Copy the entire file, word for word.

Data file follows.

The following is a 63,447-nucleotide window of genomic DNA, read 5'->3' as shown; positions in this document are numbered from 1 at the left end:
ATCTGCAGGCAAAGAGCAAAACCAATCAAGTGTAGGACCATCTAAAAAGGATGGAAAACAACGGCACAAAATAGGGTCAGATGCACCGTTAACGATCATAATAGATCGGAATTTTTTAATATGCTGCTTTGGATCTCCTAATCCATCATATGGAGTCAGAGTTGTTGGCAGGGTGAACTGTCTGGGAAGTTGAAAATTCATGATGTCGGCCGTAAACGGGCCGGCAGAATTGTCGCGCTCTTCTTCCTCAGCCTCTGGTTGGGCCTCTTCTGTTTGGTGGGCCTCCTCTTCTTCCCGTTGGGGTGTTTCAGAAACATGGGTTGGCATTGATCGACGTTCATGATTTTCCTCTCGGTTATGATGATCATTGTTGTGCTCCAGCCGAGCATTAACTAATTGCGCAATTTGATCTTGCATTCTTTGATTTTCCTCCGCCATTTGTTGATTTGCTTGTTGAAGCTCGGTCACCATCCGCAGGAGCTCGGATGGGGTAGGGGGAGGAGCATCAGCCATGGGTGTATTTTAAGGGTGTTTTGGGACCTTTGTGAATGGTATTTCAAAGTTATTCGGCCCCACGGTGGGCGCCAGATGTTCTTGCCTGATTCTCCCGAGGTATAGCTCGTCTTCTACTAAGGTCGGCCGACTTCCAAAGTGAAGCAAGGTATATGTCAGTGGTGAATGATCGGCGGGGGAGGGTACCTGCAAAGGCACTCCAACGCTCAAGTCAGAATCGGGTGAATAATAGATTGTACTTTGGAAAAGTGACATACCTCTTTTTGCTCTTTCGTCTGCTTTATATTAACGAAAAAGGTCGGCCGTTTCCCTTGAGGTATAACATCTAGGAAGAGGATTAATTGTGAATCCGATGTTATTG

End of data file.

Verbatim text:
The following is a 63,447-nucleotide window of genomic DNA, read 5'->3' as shown; positions in this document are numbered from 1 at the left end:
ATCTGCAGGCAAAGAGCAAAACCAATCAAGTGTAGGACCATCTAAAAAGGATGGAAAACAACGGCACAAAATAGGGTCAGATGCACCGTTAACGATCATAATAGATCGGAATTTTTTAATATGCTGCTTTGGATCTCCTAATCCATCATATGGAGTCAGAGTTGTTGGCAGGGTGAACTGTCTGGGAAGTTGAAAATTCATGATGTCGGCCGTAAACGGGCCGGCAGAATTGTCGCGCTCTTCTTCCTCAGCCTCTGGTTGGGCCTCTTCTGTTTGGTGGGCCTCCTCTTCTTCCCGTTGGGGTGTTTCAGAAACATGGGTTGGCATTGATCGACGTTCATGATTTTCCTCTCGGTTATGATGATCATTGTTGTGCTCCAGCCGAGCATTAACTAATTGCGCAATTTGATCTTGCATTCTTTGATTTTCCTCCGCCATTTGTTGATTTGCTTGTTGAAGCTCGGTCACCATCCGCAGGAGCTCGGATGGGGTAGGGGGAGGAGCATCAGCCATGGGTGTATTTTAAGGGTGTTTTGGGACCTTTGTGAATGGTATTTCAAAGTTATTCGGCCCCACGGTGGGCGCCAGATGTTCTTGCCTGATTCTCCCGAGGTATAGCTCGTCTTCTACTAAGGTCGGCCGACTTCCAAAGTGAAGCAAGGTATATGTCAGTGGTGAATGATCGGCGGGGGAGGGTACCTGCAAAGGCACTCCAACGCTCAAGTCAGAATCGGGTGAATAATAGATTGTACTTTGGAAAAGTGACATACCTCTTTTTGCTCTTTCGTCTGCTTTATATTAACGAAAAAGGTCGGCCGTTTCCCTTGAGGTATAACATCTAGGAAGAGGATTAATTGTGAATCCGATGTTATTG